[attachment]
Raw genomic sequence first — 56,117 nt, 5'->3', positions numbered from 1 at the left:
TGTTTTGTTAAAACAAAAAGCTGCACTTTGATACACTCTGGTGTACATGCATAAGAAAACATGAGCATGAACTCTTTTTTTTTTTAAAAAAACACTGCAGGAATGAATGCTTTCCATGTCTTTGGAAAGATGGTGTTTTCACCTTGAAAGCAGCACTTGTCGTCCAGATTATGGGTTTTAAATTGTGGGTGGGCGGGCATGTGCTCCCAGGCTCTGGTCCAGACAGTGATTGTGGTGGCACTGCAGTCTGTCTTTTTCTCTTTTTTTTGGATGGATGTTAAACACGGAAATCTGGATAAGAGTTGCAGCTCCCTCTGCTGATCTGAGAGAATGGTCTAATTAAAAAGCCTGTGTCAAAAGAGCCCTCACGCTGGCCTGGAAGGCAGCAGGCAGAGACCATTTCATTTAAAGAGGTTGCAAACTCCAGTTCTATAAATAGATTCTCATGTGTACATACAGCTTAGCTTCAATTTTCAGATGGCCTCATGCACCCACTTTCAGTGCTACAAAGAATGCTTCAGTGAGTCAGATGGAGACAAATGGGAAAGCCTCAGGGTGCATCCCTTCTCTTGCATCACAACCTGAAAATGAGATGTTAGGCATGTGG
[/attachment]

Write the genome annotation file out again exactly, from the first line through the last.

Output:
Raw genomic sequence first — 56,117 nt, 5'->3', positions numbered from 1 at the left:
TGTTTTGTTAAAACAAAAAGCTGCACTTTGATACACTCTGGTGTACATGCATAAGAAAACATGAGCATGAACTCTTTTTTTTTTTAAAAAAACACTGCAGGAATGAATGCTTTCCATGTCTTTGGAAAGATGGTGTTTTCACCTTGAAAGCAGCACTTGTCGTCCAGATTATGGGTTTTAAATTGTGGGTGGGCGGGCATGTGCTCCCAGGCTCTGGTCCAGACAGTGATTGTGGTGGCACTGCAGTCTGTCTTTTTCTCTTTTTTTTGGATGGATGTTAAACACGGAAATCTGGATAAGAGTTGCAGCTCCCTCTGCTGATCTGAGAGAATGGTCTAATTAAAAAGCCTGTGTCAAAAGAGCCCTCACGCTGGCCTGGAAGGCAGCAGGCAGAGACCATTTCATTTAAAGAGGTTGCAAACTCCAGTTCTATAAATAGATTCTCATGTGTACATACAGCTTAGCTTCAATTTTCAGATGGCCTCATGCACCCACTTTCAGTGCTACAAAGAATGCTTCAGTGAGTCAGATGGAGACAAATGGGAAAGCCTCAGGGTGCATCCCTTCTCTTGCATCACAACCTGAAAATGAGATGTTAGGCATGTGG